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NIH’s Early Independence Grants for new graduates

The US National Institute of Health (NIH) has a new grant program called Early Independence Grants that allows graduates to assume lab responsibility directly after graduation.  Early Independence Grant recipients would be able to conduct their own research, set up their laboratory and hire staff.

Biotechniques has a good article on the program and discusses both the benefits and criticisms of early independence grants.  One paragraph of criticism implied in the article caught my attention however.   The article states that Cathee Phillips, the executive director of the National Postdoctoral Association is a critic of the Early Independence Grant program.  The article then goes on to state the position of the NPA which is that post doctoral trainees acquire competency in research, organizational and managerial skills when working under the direction of a mentor.  The impression one could get from reading this is that the NPA believes that being a post-doc is either the only way or the best way to get competency in research, organizational and managerial skills.  Such a position, if indeed held by the NPA, cannot possible be true for the following reasons:

First, the competency obtained during a post-doc is highly dependent on the mentor-postdoc interaction.  Not all lab mentors would agree to delegate responsibility to the post-docs in their lab.  Furthermore, even if they do delegate responsibility, there are often too many postdocs in a lab for all of them to get an ‘executive’ role.

Second, competency needed to run an independent lab could be gained prior to graduation with a PhD.  Students  have a myriad number of opportunities both before and during graduate school to gain any number of skills.  My experience, while still an undergraduate, involved at one point taking care of all lab experiments while the current graduate student and PI were out of the country.  In addition, the experience in my undergraduate career enabled me to train new graduate students while I was still an undergraduate.  Many people have similar experiences.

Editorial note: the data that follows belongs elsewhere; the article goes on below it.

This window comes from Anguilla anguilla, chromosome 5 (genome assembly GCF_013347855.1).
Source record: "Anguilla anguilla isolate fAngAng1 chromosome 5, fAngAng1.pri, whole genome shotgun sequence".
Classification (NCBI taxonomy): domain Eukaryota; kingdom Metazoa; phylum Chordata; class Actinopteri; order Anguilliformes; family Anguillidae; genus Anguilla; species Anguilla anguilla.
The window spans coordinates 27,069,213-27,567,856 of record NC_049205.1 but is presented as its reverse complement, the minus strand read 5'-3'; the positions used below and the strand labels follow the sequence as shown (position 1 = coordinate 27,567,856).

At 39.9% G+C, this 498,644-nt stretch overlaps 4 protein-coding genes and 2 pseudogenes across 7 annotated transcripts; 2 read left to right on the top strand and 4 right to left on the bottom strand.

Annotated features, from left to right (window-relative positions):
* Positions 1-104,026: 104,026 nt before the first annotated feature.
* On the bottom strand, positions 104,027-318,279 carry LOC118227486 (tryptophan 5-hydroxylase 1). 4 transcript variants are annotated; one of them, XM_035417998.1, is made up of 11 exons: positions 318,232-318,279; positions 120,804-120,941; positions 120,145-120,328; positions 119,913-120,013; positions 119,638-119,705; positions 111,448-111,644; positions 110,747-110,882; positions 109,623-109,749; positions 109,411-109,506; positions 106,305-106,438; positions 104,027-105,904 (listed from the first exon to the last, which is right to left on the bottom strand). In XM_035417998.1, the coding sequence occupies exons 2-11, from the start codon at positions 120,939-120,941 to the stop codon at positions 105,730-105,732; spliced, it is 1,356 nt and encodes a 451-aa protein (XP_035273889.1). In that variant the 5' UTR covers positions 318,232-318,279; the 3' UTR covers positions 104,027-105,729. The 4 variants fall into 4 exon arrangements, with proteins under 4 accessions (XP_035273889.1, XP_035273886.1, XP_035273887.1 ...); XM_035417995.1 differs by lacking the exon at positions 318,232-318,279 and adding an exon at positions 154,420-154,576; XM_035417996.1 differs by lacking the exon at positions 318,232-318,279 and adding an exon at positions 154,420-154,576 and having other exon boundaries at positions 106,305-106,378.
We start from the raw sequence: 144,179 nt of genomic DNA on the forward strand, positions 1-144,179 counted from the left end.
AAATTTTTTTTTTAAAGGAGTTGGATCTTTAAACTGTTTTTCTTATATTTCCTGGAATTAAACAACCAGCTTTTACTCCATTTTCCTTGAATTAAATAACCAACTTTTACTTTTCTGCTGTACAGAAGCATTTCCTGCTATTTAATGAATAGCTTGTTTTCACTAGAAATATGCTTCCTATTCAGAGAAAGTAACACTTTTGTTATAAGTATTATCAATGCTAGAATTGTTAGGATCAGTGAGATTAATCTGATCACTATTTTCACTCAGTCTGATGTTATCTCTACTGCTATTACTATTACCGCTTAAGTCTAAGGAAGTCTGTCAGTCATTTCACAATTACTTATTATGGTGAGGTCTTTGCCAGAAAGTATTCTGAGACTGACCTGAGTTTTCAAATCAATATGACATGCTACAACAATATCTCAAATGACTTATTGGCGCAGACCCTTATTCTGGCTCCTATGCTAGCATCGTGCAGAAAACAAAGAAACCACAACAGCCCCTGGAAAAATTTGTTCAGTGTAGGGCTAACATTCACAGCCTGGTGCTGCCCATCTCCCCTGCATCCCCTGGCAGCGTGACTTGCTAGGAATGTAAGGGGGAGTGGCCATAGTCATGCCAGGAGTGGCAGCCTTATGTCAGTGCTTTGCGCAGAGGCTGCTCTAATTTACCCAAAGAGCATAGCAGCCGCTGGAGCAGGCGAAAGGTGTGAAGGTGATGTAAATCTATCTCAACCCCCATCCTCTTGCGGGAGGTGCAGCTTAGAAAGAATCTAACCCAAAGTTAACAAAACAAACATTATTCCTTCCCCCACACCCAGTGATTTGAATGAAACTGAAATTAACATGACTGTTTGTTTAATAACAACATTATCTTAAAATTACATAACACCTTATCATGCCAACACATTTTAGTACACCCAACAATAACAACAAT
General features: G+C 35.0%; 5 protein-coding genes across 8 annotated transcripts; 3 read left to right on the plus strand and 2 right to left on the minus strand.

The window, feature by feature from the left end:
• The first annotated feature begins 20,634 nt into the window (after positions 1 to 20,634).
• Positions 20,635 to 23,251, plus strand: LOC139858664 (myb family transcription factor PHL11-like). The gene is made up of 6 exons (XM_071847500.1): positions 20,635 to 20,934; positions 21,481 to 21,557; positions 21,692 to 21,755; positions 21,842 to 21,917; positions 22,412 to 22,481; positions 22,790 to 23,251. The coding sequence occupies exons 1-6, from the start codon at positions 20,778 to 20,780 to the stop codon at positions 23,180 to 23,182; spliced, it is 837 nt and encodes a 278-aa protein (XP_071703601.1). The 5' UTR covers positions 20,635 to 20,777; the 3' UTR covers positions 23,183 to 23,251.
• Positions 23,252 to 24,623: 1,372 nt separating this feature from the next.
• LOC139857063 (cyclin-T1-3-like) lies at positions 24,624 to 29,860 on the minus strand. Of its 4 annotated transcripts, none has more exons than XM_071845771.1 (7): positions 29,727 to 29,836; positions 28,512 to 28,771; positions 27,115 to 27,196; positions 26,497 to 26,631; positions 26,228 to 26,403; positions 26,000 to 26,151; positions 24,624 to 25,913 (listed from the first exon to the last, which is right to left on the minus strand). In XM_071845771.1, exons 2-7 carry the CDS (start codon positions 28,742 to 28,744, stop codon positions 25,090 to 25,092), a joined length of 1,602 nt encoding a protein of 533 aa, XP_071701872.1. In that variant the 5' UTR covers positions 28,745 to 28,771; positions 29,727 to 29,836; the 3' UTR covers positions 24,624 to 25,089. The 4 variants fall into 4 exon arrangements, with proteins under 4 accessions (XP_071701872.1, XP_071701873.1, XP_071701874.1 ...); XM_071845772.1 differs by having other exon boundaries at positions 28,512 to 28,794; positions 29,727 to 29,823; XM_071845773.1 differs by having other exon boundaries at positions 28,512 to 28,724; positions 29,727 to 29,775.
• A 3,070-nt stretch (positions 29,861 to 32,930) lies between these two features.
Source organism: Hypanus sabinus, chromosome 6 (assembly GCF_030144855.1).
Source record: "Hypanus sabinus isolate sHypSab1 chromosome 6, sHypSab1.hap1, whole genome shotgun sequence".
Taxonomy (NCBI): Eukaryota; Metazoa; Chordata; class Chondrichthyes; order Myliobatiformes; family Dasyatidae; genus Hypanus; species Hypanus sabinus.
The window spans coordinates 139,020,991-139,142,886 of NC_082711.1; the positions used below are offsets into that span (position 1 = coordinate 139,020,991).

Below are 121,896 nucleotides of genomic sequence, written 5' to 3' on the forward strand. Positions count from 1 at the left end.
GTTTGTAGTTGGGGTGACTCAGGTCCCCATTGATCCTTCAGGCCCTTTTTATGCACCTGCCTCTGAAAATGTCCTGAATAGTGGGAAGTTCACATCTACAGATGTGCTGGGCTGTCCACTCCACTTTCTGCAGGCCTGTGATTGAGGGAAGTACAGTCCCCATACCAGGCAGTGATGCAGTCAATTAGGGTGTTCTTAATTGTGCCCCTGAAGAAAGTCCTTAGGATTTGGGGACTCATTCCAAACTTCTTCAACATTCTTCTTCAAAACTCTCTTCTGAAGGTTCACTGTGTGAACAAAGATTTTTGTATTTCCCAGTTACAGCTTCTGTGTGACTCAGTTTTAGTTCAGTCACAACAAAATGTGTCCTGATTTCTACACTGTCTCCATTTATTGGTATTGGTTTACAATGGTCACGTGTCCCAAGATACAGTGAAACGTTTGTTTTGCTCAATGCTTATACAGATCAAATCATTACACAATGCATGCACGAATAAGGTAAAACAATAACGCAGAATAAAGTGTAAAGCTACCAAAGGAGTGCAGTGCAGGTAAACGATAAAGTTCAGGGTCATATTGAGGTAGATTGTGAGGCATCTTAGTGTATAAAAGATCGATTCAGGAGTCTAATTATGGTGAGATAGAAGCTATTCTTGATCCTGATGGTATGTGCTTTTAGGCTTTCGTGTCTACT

Third, the earlier a person starts practicing skills the earlier he or she will acquire competency.  The Early Independent Grant program starts a new graduate in practicing skills right after graduation thereby attaining competency faster than they would have had they done a postdoc.

The NPA, rather than criticizing the Early Independence program, should seek to provide more opportunities for researchers at any level to work independently.  People who are driven to science careers are usually driven by the desire to carry out specific ideas they have independently thought of.  The earlier they can start working on those ideas, the better off the research community will be.

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